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BROWNE, SAMUEL (d. 1668), judge, was the son of Nicholas Browne of Polebrooke, Northamptonshire, by Frances, daughter of Thomas St. John, third son of Oliver, lord St. John. He was thus first cousin to Oliver St. John, chief justice of the common pleas during the protectorate. He was admitted pensioner of Queens' College, Cambridge, 24 Feb. 1614, entered as a student at Lincoln's Inn 28 Oct. 1610, where he was called to the bar 16 Oct. 1623, and elected reader in Michaelmas term 1642. Two years previously he had been returned to parliament as member for the united boroughs of Clifton, Dartmouth, and Hardness in Devonshire. In the articles laid before the king at Oxford in 1642, with a view to negotiations for peace, the appointment of Browne to a seat on the exchequer bench was suggested. In November of the same year he was made one of the commissioners of the great seal. In March 1643-4 he was appointed one of the committee to which the management of the impeachment of Laud was entrusted. His speech on this occasion has not been preserved, but from the constant references which Laud makes to it he appears to have put the case against the archbishop in a very effective way. After the trial was ended (2 Jan. 1644-6) he was deputed, with Serjeants Wilde and Nicolas, to lay before the House of Lords the reasons which, in the opinion of the commons, justified an ordinance of attainder against the archbishop. This had already been passed by the commons, and the upper house immediately followed suit. In July 1646 a paper was introduced to the House of Commons, emanating from Lord Savile, and containing what was in substance an impeachment of Denzil Hollis and Whitelocke, of high treason in betraying the trust reposed in them in connection with the recent negotiations at Oxford, of which they had had the conduct. After some discussion the matter was referred to a committee, of which Browne was nominated chairman. The affair is frankly described by Whitelocke as a machination of the independents, designed to discredit the presbyterian party, of which both Hollis and himself were members; and as he accuses Browne of displaying a strong bias in favour of the impeachment, it may be inferred that at this time he had the reputation of belonging to the advanced faction. The charge was ultimately dismissed. In October of the following year Browne delivered the great seal to the new commissioners then appointed, the speakers of the two houses. In September 1648 he was one of ten commissioners nominated by the parliament to treat with the king in the Isle of Wight. On the receipt of letters from the commissioners containing the king's ultimatum, the House of Commons, after voting the king's terms unsatisfactory, resolved 'that notice be taken of the extraordinary wise management of this treaty by the commissioners.' Next day Browne was made a serjeant-at-law and justice of the king's bench by accumulation. The latter dignity, however, he refused to accept, whether out of timidity or on principle it is impossible to determine. After this no more is heard of him until the restoration, when he was readmitted serjeant-at-law (Trinity term 1660), and shortly after (Michaelmas term) raised to the bench as justice of the common pleas, and knighted 4 Dec. He died in 1668, and was buried at Arlesey in Bedfordshire, where he had a house. He married Elizabeth, daughter of John Meade of Nortofts, Finchingfield, Essex.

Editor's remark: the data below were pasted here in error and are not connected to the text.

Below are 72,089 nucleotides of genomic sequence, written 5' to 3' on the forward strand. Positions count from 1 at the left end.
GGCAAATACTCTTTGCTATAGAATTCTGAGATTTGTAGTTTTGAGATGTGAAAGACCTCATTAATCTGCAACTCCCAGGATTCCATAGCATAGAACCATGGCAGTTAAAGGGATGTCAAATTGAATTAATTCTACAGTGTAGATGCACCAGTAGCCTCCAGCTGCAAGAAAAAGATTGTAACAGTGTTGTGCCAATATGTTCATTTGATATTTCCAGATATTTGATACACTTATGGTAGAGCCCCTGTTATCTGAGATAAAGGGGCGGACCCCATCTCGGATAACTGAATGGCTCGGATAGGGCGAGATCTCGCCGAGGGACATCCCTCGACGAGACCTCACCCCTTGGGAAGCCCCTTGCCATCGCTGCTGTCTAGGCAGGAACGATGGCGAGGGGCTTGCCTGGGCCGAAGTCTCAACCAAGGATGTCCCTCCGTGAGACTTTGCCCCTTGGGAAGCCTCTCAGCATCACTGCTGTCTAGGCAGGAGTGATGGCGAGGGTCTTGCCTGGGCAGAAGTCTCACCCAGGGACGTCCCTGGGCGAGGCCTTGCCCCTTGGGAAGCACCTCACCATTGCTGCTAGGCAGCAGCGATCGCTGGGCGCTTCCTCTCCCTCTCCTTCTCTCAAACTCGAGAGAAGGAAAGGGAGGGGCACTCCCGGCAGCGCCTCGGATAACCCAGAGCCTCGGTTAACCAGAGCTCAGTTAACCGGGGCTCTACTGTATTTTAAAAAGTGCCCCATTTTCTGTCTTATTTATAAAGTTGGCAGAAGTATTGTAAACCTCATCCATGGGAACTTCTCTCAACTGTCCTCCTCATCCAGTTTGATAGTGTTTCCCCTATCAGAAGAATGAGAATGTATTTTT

[Wotton's Baronetage,iv. 178; Dugdale's Orig. 256. 324; Willis's Not. Pari. iii. 243; Dugdales's Chron. Ser. 114, 115; Parl. Hist ii. 606, iii. 70, 182; Cobbett's State Trials, iv. 347, 443,449,464-470, 509, 554-7, 599; Whitelocke's Mem. 154, 156, 160, 226, 334, 342, 378; Commons' Journ. iii. 734; Siderfin's Rup. i. 3, 4, 365; Le Neve's Pedigrees of Knights (Harleian Society, vol. viii.), 122; Cal. State Papers, Dom. (1640), 103; Morant's Essex, ii. 366; Lysons's Bedfordshire, 40; Foss's Lives of the Judges.]

J. M. R.